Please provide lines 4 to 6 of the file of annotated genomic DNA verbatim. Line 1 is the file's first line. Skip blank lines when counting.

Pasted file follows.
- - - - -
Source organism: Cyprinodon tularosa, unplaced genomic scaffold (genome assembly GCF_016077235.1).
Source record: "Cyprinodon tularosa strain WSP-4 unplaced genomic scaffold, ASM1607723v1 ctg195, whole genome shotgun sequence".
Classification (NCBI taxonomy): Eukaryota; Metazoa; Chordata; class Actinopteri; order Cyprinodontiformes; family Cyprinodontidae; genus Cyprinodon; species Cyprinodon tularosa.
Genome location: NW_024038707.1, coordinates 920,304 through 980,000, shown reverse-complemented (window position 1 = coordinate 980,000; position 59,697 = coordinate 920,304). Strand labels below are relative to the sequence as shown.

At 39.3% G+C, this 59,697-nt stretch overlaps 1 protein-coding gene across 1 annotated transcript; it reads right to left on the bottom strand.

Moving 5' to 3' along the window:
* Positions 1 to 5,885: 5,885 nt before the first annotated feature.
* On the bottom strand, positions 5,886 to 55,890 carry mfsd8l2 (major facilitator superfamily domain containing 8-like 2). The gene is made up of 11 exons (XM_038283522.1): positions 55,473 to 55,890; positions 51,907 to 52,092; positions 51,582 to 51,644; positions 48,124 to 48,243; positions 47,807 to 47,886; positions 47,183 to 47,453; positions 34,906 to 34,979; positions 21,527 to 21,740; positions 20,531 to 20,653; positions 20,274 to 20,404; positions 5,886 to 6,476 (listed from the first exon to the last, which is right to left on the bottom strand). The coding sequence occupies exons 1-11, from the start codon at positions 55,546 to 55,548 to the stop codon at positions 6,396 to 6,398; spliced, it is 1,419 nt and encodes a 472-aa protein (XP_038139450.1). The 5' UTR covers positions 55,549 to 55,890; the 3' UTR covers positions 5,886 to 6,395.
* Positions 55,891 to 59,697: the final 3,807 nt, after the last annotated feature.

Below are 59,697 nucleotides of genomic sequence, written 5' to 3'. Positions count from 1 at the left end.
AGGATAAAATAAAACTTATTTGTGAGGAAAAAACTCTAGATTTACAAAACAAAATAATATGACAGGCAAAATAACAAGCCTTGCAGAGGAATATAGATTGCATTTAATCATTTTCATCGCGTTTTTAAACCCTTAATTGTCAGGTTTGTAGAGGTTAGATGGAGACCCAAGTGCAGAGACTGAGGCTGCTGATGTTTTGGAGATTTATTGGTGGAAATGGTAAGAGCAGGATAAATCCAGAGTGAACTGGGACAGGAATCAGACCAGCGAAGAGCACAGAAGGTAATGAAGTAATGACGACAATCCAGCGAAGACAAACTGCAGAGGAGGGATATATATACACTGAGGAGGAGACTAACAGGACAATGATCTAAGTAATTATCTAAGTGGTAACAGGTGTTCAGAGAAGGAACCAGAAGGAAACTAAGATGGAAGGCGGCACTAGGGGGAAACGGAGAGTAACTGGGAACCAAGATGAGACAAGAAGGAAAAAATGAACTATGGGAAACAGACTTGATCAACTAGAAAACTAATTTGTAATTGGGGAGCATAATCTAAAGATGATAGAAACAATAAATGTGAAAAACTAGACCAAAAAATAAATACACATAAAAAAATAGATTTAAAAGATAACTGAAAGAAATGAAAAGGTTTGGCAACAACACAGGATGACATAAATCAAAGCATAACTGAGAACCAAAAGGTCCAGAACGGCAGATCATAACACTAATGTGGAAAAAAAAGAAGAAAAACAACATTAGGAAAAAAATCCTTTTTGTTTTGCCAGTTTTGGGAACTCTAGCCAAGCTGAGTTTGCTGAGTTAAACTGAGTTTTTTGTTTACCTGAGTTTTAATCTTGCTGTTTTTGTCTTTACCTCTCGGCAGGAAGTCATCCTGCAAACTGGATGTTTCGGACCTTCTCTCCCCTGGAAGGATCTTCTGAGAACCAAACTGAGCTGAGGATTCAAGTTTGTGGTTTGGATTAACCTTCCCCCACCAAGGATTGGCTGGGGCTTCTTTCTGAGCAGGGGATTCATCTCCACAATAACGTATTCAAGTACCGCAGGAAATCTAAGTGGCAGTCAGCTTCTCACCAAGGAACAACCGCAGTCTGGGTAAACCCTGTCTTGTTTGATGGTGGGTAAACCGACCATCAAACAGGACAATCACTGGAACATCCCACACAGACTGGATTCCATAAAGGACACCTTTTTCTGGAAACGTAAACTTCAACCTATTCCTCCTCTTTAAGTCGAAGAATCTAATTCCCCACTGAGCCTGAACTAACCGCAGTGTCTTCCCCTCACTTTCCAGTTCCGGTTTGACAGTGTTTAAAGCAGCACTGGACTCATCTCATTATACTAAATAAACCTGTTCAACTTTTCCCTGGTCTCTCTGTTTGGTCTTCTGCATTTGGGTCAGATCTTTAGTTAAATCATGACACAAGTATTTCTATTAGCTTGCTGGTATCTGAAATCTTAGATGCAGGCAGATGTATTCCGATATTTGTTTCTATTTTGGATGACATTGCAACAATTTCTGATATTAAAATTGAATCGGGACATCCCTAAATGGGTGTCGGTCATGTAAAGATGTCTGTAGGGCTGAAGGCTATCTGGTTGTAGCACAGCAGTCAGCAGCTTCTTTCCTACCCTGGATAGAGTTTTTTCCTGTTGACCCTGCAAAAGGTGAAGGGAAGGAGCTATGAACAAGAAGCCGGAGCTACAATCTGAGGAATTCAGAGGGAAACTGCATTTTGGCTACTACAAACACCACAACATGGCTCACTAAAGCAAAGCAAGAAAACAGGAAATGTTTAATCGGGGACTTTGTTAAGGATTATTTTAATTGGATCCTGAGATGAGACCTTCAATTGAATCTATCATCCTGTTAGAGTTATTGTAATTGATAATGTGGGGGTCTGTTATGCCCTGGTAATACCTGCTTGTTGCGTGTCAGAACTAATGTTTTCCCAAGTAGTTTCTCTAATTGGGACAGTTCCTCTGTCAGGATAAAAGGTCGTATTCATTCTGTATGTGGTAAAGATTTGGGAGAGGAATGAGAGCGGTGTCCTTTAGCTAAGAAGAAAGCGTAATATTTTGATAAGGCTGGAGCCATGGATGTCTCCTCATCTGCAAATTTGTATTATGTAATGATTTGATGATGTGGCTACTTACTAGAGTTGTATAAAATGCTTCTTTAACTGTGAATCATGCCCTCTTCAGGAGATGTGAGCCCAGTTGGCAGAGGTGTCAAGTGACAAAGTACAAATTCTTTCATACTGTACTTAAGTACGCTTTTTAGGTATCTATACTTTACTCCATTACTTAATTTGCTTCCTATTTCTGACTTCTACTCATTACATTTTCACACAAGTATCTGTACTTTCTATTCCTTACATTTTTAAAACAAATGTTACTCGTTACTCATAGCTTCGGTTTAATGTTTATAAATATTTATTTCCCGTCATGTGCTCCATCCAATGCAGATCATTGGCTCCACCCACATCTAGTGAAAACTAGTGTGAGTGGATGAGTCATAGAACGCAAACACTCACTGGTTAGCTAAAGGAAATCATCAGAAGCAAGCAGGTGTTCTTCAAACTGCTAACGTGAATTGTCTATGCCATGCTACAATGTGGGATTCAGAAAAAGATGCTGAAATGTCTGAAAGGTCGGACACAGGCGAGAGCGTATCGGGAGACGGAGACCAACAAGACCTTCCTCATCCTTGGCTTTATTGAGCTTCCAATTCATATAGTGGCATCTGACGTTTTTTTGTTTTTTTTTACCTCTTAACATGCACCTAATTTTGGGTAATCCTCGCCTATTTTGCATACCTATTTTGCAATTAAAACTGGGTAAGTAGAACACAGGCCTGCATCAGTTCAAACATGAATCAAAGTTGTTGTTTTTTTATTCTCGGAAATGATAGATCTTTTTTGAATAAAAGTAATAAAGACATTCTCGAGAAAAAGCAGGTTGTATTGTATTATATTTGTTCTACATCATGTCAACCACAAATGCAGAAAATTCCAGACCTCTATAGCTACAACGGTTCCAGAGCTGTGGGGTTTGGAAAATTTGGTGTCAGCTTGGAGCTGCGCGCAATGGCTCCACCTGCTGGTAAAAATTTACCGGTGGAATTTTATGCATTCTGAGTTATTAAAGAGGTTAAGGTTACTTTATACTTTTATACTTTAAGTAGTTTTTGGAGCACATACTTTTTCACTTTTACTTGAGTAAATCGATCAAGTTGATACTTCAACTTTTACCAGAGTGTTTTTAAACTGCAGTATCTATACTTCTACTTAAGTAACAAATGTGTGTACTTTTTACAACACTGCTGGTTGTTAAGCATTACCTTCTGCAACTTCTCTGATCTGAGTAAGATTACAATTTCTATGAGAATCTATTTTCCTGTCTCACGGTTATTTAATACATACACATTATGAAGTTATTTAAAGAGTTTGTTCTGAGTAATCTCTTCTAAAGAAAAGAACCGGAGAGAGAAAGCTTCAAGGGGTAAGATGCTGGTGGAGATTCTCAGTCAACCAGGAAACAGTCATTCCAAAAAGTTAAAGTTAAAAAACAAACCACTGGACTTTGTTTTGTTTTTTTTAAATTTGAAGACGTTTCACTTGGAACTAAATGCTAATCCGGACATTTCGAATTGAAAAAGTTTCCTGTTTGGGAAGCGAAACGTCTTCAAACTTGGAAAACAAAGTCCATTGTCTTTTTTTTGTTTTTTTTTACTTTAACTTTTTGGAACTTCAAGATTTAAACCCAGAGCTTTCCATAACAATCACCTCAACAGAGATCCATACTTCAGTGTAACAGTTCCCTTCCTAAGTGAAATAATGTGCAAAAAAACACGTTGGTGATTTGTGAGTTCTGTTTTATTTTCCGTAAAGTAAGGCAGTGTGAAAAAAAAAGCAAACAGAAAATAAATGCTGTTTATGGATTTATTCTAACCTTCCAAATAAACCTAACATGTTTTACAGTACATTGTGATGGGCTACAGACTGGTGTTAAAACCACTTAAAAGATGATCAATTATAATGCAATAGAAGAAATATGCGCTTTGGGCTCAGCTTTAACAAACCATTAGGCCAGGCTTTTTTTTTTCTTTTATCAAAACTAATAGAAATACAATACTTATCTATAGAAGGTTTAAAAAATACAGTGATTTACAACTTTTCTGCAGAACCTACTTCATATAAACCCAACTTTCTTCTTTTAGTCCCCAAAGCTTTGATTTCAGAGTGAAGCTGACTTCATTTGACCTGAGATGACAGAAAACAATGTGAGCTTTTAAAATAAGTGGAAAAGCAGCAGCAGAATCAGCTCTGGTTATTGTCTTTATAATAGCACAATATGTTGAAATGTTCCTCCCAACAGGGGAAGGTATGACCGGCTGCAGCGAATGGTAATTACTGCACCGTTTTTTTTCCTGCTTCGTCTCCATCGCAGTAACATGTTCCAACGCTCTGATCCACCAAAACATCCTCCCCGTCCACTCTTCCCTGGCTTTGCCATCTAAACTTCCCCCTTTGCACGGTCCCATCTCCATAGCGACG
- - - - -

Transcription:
Genome location: NW_024038707.1, coordinates 920,304 through 980,000, shown reverse-complemented (window position 1 = coordinate 980,000; position 59,697 = coordinate 920,304). Strand labels below are relative to the sequence as shown.

At 39.3% G+C, this 59,697-nt stretch overlaps 1 protein-coding gene across 1 annotated transcript; it reads right to left on the bottom strand.

Moving 5' to 3' along the window: